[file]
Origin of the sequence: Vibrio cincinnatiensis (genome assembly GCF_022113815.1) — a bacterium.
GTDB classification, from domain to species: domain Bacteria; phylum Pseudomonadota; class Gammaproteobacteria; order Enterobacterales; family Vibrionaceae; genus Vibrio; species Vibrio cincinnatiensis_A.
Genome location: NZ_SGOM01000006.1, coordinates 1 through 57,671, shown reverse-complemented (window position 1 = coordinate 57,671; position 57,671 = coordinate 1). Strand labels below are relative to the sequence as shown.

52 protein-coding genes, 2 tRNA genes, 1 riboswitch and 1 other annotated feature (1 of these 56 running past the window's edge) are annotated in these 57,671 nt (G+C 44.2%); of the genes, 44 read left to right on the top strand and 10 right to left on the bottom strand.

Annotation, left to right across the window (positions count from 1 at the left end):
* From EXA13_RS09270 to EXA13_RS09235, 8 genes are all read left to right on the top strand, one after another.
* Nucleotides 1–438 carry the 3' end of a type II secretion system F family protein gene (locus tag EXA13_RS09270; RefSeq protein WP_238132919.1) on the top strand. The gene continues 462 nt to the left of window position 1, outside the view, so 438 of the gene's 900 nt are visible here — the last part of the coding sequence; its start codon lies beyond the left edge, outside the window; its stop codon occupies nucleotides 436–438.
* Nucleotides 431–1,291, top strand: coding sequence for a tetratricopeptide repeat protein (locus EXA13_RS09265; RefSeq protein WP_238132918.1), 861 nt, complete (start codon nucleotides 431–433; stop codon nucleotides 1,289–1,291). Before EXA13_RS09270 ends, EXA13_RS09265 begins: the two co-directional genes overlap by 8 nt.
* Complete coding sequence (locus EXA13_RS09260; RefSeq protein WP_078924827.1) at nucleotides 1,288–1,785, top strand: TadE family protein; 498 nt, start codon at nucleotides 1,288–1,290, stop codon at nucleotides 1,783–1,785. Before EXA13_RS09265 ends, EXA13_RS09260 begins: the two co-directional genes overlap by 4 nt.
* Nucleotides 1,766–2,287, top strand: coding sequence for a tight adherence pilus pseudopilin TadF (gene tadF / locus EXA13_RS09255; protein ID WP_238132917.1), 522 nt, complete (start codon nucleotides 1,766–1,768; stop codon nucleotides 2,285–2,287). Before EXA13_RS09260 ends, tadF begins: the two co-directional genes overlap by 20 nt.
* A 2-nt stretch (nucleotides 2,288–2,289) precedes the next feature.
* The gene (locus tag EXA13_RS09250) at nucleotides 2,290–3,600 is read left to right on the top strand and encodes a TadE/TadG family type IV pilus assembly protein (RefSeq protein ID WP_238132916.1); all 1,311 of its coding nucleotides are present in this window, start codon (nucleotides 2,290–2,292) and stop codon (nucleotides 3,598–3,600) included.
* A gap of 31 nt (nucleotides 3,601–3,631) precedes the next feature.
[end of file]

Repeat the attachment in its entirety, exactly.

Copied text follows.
Origin of the sequence: Vibrio cincinnatiensis (genome assembly GCF_022113815.1) — a bacterium.
GTDB classification, from domain to species: domain Bacteria; phylum Pseudomonadota; class Gammaproteobacteria; order Enterobacterales; family Vibrionaceae; genus Vibrio; species Vibrio cincinnatiensis_A.
Genome location: NZ_SGOM01000006.1, coordinates 1 through 57,671, shown reverse-complemented (window position 1 = coordinate 57,671; position 57,671 = coordinate 1). Strand labels below are relative to the sequence as shown.

52 protein-coding genes, 2 tRNA genes, 1 riboswitch and 1 other annotated feature (1 of these 56 running past the window's edge) are annotated in these 57,671 nt (G+C 44.2%); of the genes, 44 read left to right on the top strand and 10 right to left on the bottom strand.

Annotation, left to right across the window (positions count from 1 at the left end):
* From EXA13_RS09270 to EXA13_RS09235, 8 genes are all read left to right on the top strand, one after another.
* Nucleotides 1–438 carry the 3' end of a type II secretion system F family protein gene (locus tag EXA13_RS09270; RefSeq protein WP_238132919.1) on the top strand. The gene continues 462 nt to the left of window position 1, outside the view, so 438 of the gene's 900 nt are visible here — the last part of the coding sequence; its start codon lies beyond the left edge, outside the window; its stop codon occupies nucleotides 436–438.
* Nucleotides 431–1,291, top strand: coding sequence for a tetratricopeptide repeat protein (locus EXA13_RS09265; RefSeq protein WP_238132918.1), 861 nt, complete (start codon nucleotides 431–433; stop codon nucleotides 1,289–1,291). Before EXA13_RS09270 ends, EXA13_RS09265 begins: the two co-directional genes overlap by 8 nt.
* Complete coding sequence (locus EXA13_RS09260; RefSeq protein WP_078924827.1) at nucleotides 1,288–1,785, top strand: TadE family protein; 498 nt, start codon at nucleotides 1,288–1,290, stop codon at nucleotides 1,783–1,785. Before EXA13_RS09265 ends, EXA13_RS09260 begins: the two co-directional genes overlap by 4 nt.
* Nucleotides 1,766–2,287, top strand: coding sequence for a tight adherence pilus pseudopilin TadF (gene tadF / locus EXA13_RS09255; protein ID WP_238132917.1), 522 nt, complete (start codon nucleotides 1,766–1,768; stop codon nucleotides 2,285–2,287). Before EXA13_RS09260 ends, tadF begins: the two co-directional genes overlap by 20 nt.
* A 2-nt stretch (nucleotides 2,288–2,289) precedes the next feature.
* The gene (locus tag EXA13_RS09250) at nucleotides 2,290–3,600 is read left to right on the top strand and encodes a TadE/TadG family type IV pilus assembly protein (RefSeq protein ID WP_238132916.1); all 1,311 of its coding nucleotides are present in this window, start codon (nucleotides 2,290–2,292) and stop codon (nucleotides 3,598–3,600) included.
* A gap of 31 nt (nucleotides 3,601–3,631) precedes the next feature.